To begin with: I’m not saying that these new movies couldn’t be made. It could all be Jar Jar Binks backstory, or it could be some crappy animated or all CGI Jawas and Ewoks In Space Christmas-type trilogy. People would go see it. Kids would probably like it and they’d make a ton in merchandising. It’s always easy to make a lifeless, steaming pile of animated crap with no emotional depth.
But it would be very hard to make a new and nuanced three-movie cycle.
The Star Wars universe, as presented through the six films that exist now, is essentially an entirely closed universe. The original trilogy was a triumphant and amazing stand-alone story, but it was also simultaneously setting the viewer up for the prequels. This was done on purpose, and it’s evident in so many ways, from the references to the Clone Wars, the Old Republic, the history of the Jedi, the formation of the Rebel Alliance, all the way up to Han Solo’s sordid past as a smuggler. Travelling backwards in time to flesh out the history of beloved characters as well as their family and enemies was a natural progression, and one that was guaranteed to grab an audience in the future. The two sets of films, while vastly different in scope and quality, are symbiotic in this way. There’s been a fairly successful animated show the past few seasons that deals solely with the Clone Wars, in fact, but it’s coterminous with the events that happened between episodes 2 and 3, and people are familiar with the Clone Wars and a young-ish Anakin Skywalker. The introduction of new characters in this familiar environment makes sense, and is palatable.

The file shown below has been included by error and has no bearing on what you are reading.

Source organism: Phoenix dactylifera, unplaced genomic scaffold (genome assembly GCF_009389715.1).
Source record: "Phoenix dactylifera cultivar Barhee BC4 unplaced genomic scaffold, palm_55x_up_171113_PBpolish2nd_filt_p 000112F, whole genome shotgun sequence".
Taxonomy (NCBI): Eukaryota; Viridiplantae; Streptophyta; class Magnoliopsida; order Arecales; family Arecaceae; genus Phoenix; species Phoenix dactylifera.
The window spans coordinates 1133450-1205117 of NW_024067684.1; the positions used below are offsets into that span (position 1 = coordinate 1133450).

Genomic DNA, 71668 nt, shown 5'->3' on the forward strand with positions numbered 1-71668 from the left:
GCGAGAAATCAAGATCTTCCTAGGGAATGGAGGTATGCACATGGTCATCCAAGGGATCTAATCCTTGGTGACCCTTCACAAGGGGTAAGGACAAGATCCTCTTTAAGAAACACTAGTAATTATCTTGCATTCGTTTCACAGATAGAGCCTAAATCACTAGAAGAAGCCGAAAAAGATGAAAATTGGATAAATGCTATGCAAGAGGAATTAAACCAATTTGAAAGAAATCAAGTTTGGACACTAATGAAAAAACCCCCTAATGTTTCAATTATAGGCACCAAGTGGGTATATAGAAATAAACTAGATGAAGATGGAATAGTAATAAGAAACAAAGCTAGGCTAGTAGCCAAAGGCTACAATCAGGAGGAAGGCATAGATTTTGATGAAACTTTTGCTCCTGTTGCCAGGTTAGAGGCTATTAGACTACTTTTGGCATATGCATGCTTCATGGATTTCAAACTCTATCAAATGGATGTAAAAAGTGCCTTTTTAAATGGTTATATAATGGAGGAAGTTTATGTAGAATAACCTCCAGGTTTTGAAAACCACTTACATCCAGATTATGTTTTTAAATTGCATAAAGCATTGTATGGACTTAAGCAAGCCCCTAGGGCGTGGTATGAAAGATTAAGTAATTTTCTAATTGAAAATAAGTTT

Big deal, you say. What does this really mean, though, that the story is now a closed universe? It means that in the 33 years that Star Wars has been in the world’s consciousness, George Lucas himself has never once hinted at any of the events that would follow the destruction of the Death Star. I had heard rumors when I was younger that it was supposed to be 9 complete movies, but have never heard one shred of evidence or deduced one foreshadowing clue from the films to back this assertion up. No character ever mentions what the form of government would be following the demise of the Empire, nor who would lead it, or the fact that there are hundreds of Imperial bases, starships, and occupied planets that would still have to be subdued.
So, barring a complete shit-show creation of something like Jawas and Ewoks 2: Tatooine Boogaloo, I assume that the storyline for an entirely new trilogy will have to come from someone’s imagination (either Lucas as writer, maybe or some Hollywood hack) and will follow the main characters as they navigate life after the Emperor.
What most of the world doesn’t realize is that, for the past 25 years, this trajectory has been mapped out by no less than a dozen authors writing for such big-name publishers as Dell Ray, Bantom Doubleday, and Dark Horse comics. This collection of books, novels, and comics is called the expanded universe. It’s non-canon, in that they don’t reflect information originally taken from the films themselves.